Monday over Coffee: Goldilocks

Need a Word of Encouragement?

Goldilocks

 

With its trio of anthropomorphic bears and young, blonde-haired antagonist, the story of Goldilocks, while winsome and charming, is weighted with more than just a hint of menace. Goldilocks, though trespassing egregiously, survives the encounter; however, my lasting memory of the story is not so much focused on the risk she took in entering, then lingering inside the home of a family of bears, but rather the plot line involving the chairs, the porridge, and the bed. If you’re like me, what you remember most about this fairy tale is its theme of discovering what is “just right.”  

 

There’s also a more winsome and hopeful feel now about where we are in the continuing story of our collective emergence from the coronavirus pandemic. But while the clouds continue to break, there remains some anxiety hanging over this liminal space between the present and the post-pandemic era. Perhaps this stems from the fact that we’re not all on the same page with respect to where we are. Without trying to pinpoint that exactly (as I’m not completely sure myself), let me instead offer a word on how we might deal with our concerns that some are going too slow or some are going too fast in our shared season of recovery. Let’s talk about the concept of “just-rightness.”

 

Michelle Gelfand is a psychologist, a professor, and the author of a book called, Rule Makers and Rule Breakers. She recently took a position at Stanford’s School of Business where, in the Fall, she’ll teach graduate students and continue her research on cultural norms, negotiating, forgiveness, and what she and other experts in her field call ’T-L’ or ‘Tight-Loose’ mindsets. 

 

In her book, as she introduces a vocabulary for this area of study, she’s quick to point out that neither a ‘tight' nor a ‘loose’ mindset is inherently good or bad, but rather they're just different. Someone who has a ‘tight’ mindset carries an appreciation for what could go wrong in a society or organization when the rules aren’t followed. This person attends to social norms, focuses on avoiding mistakes, and has a good deal of impulse control. They like order, prefer structure, relish routine, and become increasingly on edge as signs of chaos emerge. A ‘loose’ mindset person, on the other hand, might be more creative but tends to be less predictable and attentive to social norms, is more impulsive, and perhaps less punctual. They’re more comfortable with ambiguity and risk. They acclimate to new situations a bit more readily and welcome change even if it involves some disorder.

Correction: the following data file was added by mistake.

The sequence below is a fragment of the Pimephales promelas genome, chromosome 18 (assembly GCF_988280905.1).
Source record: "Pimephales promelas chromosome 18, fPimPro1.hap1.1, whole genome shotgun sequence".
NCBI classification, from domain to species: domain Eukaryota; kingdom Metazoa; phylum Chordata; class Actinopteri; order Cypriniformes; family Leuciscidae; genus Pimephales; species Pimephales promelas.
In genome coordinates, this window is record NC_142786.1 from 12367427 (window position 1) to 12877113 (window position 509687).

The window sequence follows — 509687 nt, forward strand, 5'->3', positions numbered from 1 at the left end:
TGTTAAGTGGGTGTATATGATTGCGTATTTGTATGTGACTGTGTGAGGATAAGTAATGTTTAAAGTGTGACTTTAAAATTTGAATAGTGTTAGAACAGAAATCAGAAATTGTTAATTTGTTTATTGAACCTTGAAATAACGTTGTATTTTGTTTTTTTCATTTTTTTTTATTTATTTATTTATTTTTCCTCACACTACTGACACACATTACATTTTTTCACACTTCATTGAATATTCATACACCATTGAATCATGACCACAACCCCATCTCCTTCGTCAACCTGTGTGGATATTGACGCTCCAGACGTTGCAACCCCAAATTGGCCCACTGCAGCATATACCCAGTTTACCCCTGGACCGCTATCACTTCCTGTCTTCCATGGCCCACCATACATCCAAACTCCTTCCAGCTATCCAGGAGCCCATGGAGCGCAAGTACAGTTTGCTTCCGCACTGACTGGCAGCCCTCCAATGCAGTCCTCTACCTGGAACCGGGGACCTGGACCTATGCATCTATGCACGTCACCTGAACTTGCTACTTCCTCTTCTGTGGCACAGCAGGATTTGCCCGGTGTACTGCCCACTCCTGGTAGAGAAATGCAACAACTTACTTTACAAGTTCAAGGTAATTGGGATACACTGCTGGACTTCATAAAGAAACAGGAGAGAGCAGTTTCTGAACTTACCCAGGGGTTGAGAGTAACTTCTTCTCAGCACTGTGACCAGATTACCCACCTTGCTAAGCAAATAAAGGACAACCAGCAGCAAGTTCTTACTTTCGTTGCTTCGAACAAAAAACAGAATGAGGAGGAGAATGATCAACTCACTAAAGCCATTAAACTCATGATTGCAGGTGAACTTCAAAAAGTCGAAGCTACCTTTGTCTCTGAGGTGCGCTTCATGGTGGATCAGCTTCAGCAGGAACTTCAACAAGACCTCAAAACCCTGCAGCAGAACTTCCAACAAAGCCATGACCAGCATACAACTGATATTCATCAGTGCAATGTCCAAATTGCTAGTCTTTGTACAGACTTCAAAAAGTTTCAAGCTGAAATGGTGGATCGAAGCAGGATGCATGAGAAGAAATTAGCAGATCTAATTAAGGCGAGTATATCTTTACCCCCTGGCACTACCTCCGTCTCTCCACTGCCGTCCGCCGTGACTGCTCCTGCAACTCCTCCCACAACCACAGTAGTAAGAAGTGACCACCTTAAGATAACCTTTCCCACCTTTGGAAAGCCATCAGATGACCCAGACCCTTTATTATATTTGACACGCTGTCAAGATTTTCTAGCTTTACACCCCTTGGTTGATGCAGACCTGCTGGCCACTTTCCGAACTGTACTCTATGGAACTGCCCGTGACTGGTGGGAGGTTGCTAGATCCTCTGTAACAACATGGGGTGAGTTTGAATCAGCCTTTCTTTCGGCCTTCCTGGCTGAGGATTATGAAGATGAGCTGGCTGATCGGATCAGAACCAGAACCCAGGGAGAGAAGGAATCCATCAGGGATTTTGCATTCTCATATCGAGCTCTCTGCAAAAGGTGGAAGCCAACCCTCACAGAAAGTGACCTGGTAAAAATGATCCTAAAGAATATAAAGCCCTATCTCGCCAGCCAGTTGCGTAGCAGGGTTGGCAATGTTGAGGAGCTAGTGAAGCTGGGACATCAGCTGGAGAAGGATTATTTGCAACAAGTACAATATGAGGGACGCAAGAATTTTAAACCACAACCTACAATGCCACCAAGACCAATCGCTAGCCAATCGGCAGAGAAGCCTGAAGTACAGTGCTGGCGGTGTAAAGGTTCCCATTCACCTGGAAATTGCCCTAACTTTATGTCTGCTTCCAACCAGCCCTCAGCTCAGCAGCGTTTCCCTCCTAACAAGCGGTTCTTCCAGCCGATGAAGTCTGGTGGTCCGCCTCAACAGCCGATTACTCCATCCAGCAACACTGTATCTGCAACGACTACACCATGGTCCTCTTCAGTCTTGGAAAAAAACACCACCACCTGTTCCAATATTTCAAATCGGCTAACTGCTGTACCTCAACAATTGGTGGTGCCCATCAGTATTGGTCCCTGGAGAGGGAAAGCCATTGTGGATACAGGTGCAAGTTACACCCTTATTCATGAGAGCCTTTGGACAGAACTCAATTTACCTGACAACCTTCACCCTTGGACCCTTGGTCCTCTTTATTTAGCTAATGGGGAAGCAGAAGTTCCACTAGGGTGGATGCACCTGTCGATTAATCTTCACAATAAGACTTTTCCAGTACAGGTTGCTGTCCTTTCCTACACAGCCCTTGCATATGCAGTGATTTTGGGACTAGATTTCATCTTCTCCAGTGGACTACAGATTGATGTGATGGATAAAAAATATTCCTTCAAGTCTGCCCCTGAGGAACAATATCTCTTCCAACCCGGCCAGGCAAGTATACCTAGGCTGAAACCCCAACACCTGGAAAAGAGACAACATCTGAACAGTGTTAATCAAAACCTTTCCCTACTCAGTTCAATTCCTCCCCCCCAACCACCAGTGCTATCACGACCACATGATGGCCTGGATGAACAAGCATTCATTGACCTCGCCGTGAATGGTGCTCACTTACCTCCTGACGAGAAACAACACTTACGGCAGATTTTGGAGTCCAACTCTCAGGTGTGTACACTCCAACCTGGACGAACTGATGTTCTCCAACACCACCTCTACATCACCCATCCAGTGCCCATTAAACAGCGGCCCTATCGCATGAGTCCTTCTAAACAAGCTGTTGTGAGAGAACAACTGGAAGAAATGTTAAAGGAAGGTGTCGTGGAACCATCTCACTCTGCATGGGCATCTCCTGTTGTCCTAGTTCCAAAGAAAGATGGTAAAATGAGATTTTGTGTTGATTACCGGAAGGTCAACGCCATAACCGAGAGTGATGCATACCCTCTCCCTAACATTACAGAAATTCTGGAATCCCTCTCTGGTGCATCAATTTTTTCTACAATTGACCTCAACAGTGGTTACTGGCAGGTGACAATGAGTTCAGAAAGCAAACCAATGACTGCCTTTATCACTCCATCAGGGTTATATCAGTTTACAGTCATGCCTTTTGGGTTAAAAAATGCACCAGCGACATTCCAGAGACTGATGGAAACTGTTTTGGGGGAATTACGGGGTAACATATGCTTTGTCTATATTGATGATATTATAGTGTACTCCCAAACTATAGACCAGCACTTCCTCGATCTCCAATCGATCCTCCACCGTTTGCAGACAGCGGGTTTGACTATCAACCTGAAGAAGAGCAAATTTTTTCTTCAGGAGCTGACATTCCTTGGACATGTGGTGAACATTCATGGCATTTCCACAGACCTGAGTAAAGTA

As you might expect, Gelfand concludes we need both impulses to survive and thrive, noting that we seem to flourish best when there’s some flexibility, agility, integration ambidexterity, she calls it—in regard to our tightness or looseness settings. To this end, she urges that we take stock of our own ‘tight-loose’ mindset and become more aware of how it might clash with those of others. Developing a capacity for tight-loose ambidexterity, her research shows, goes a long way to determine whether we’ll experience welcomed social harmony or needless social friction at work, at home, in school, and in a variety of other settings. 

 

You can take Gelfand’s ’T-L’ quiz to see where you are on the Tight-Loose spectrum here. I got a score of 73 — which put me in the moderately tight category — and just knowing this started to help me see other points of view better and recognize how I’m liable to annoy someone in the 40 to 50 range due to my rigidity or likewise irritate someone in the 80 to 90 range with my flagrant willingness to bend the rules. 

 

Of course I think 73 is just about right—it’s my Goldilocks zone—but if I want to have more rewarding contacts with everyone I encounter, pausing for a moment to realize that not everyone in the world is a 73 just like me is probably a good idea. Maybe I could be a little more agile with respect to my number based on whom I’m with, what I’m doing, the challenges at hand, and the evolving season we’re all moving through together at differing speeds. Perhaps that’s part of what Jesus was getting at when He spoke of going the extra mile.

 

God—

Whereas my own behavior, my own perspective, my own discretionary judgments seem well-calibrated to me—
in my own Goldilocks zone—they aren’t “just right” for everyone. Help me to expand my capacity for ambidexterity with reference to tight and loose thinking and see there’s always room for a widening grace. 

Amen

Greg Funderburk


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